Watching Britain’s prime minister wage a vicious war with Parliament over Brexit is like catching a preview of a grim movie coming to a political theater near you.
The leading role is played by new Conservative Prime Minister and Trump clone, Boris Johnson, who wants to pull Britain out of the European Union by Oct. 31, with, or more likely without, a deal with Brussels. In an expansion of executive power, Johnson ordered Parliament shut down for several weeks prior to that date in order to block it from stopping his plans.
A majority in Parliament fought back, including 21 rebels from the Conservative Party who believed a no-deal Brexit would be a disaster for Britain. On Wednesday, the House of Commons passed legislation to prevent a no-deal Brexit. Johnson, who has lost his majority in Parliament, then tried to get MPs to back a snap election on Oct. 15, but failed. He will no doubt try to get there by another parliamentary route.
But the back story goes much deeper than these battles. It concerns the demise of the center in British politics, which is why the political system has been unable to resolve how to Brexit since a referendum narrowly approved the idea in 2016.
The Conservative Party has been taken over by the radical right, which wants to smash things. Meantime, the Labour Party is undermined by the far-left politics of its leader, Jeremy Corbyn.
Unless the center can re-emerge, and unify, Johnson may still take Britain over a cliff.
Given the Trump takeover of the Republican Party, it’s fascinating to compare the rightward shift of its British counterpart. This week Johnson expelled the 21 rebels who wouldn’t back him, including longtime luminaries such as Winston Churchill’s grandson, Nicholas Soames.
“The Conservatives are being shorn of all who are not prepared to sign up to Mr. Johnson’s world view,” wrote Financial Times columnist Robert Shrimsley. “He is overseeing a radical right takeover of his party. The consequences go beyond Brexit. The Tories (Conservatives) will soon have more than a touch of Trump about them.”
On a trip to England last month, I spoke with Nick Boles, a longtime Conservative member of Parliament and cabinet minister; he resigned from the party in April over its unwillingness to compromise on a Brexit deal. “It became clear towards the end of last year that the Conservative Party membership was radicalizing,” he told me, “and a no-deal Brexit was becoming something people were enthusiastic about.”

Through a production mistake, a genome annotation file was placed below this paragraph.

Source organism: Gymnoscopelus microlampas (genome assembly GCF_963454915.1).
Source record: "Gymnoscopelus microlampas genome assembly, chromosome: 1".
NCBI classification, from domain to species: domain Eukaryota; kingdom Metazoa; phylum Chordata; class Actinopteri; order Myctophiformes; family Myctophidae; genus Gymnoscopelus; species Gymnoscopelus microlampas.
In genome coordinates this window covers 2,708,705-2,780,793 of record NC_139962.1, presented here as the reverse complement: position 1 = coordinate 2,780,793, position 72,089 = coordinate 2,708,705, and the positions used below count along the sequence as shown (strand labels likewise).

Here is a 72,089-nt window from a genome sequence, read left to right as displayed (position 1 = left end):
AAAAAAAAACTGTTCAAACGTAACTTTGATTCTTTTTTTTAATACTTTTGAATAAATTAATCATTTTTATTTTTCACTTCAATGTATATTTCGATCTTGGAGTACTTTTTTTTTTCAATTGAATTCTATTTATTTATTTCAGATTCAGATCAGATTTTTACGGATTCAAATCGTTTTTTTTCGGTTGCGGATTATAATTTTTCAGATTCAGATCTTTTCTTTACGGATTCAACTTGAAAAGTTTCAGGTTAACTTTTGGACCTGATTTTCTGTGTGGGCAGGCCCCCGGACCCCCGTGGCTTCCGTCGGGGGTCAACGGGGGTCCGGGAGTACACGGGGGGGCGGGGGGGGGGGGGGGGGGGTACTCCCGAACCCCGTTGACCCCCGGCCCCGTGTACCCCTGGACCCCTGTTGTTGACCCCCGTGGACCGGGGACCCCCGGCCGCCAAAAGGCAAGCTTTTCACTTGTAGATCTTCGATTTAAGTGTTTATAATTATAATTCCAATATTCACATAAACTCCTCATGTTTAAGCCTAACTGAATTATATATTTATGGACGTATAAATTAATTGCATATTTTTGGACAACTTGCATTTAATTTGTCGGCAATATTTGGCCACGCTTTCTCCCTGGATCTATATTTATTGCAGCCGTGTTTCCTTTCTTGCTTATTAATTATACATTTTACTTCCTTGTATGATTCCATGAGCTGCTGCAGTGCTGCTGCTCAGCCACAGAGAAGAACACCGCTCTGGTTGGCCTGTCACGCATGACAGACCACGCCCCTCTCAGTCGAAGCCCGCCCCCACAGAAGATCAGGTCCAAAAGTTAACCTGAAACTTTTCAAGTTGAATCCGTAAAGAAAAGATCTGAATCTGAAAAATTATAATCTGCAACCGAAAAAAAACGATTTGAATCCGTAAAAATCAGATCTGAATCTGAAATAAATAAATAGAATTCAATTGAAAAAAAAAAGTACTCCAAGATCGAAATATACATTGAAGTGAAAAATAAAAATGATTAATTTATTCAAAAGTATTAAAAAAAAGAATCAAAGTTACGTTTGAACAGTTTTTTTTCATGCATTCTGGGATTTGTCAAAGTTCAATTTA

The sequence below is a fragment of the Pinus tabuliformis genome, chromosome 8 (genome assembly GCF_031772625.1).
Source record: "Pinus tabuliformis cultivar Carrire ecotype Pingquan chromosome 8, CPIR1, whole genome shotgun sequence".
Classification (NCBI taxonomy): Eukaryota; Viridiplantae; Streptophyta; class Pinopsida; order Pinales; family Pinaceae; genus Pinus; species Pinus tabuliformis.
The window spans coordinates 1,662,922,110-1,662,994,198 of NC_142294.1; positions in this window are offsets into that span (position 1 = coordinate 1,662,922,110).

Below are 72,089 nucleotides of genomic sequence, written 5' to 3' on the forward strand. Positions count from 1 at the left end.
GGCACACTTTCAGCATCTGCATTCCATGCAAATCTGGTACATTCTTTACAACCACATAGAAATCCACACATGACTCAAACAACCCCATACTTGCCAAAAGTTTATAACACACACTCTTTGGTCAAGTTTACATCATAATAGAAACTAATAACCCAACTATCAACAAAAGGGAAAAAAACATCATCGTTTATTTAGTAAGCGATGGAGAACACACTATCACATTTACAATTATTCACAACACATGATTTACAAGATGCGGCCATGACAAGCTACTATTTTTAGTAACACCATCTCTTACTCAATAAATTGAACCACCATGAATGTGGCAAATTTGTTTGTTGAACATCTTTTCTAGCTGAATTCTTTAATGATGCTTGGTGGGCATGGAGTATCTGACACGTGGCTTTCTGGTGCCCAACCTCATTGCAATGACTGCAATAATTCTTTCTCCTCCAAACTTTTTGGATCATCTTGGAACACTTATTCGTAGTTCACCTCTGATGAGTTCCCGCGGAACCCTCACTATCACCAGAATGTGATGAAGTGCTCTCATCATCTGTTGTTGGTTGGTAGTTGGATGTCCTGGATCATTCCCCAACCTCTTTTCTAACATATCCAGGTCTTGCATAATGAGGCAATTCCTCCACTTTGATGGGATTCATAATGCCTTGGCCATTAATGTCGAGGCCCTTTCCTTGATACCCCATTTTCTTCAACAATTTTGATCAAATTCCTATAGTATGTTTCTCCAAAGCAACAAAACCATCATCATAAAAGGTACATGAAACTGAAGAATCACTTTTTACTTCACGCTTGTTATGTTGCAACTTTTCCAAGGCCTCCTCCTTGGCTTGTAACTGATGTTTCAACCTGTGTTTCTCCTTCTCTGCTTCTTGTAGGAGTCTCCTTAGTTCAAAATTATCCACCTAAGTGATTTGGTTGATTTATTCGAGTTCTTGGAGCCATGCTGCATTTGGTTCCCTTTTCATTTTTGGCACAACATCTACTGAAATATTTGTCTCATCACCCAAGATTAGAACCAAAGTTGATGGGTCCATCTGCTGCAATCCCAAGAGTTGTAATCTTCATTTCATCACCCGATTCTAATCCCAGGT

Boles believes no-deal would gradually sap Britain’s economy. “It would impoverish us in comparison to what we could have been and would be very damaging strategically.” By suddenly separating Britain from the continent, “It would count for Vladimir Putin as a big win.”
Soaring Conservative enthusiasm for no-deal was due in large part to pressure on the Conservative party from its right flank, namely the Brexit Party, whose leader Nigel Farage has been praised by President Trump and worked as a commentator for Fox News. Farage and Johnson (also a White House favorite) promoted false claims that Brexit would be economically cost-free for Britons, and would be quickly followed by new, lucrative trade deals with the EU — and Trump.
Sheep farmers, for example, were lulled with stories that they’d be freed from EU regulations, but would retain their European markets that buy 70% of British lamb. During my London stay, however, TV news was filled with speculation about the possible need to slaughter herds in the event of a no-deal Brexit, since that would trigger an immediate 40% European tariff on British lamb exports to the EU.
The second reason Boles cites for the Conservative swing is “an aging party membership” (party members, a tiny fraction of Britons, choose the party’s candidate for prime minister).
“The membership is not being renewed,” Boles says, “and relatively few are in touch with the modern world or modern business. They see Brexit as inspiring the (World War II) blitz spirit, the sense that we’ve been through worse, through Dunkirk, and we can do it again.
“They are not analyzing this rationally. People are caught up with their feelings about identity and the nature of the modern world.”
Given the splintering of the Conservative Party, one might expect Johnson could lose a snap election. But the prospect that Corbyn could become prime minister will scare off many potential swing voters. Like Johnson, Corbyn was chosen by a party membership more radical than his party’s wider base.
So the outcome of a snap election is unpredictable. Much will depend on the growing success of third parties, such as the Liberal Democrats, who oppose Brexit. Yet, unless the Liberal Democrats do spectacularly well enough to get asked to form a government — which is unlikely — voters are faced with the unpalatable choice of Corbyn or Johnson. Because Johnson is a great campaigner, he could win.
When I asked Boles about the comparison between Britain’s political drama and ours, he responded: “If we leave the EU in dramatic fashion, that is irreversible.
“At least with your guy it’s not forever. At least you can vote him out in four or five years.”
Neither prospect is a very cheery thought.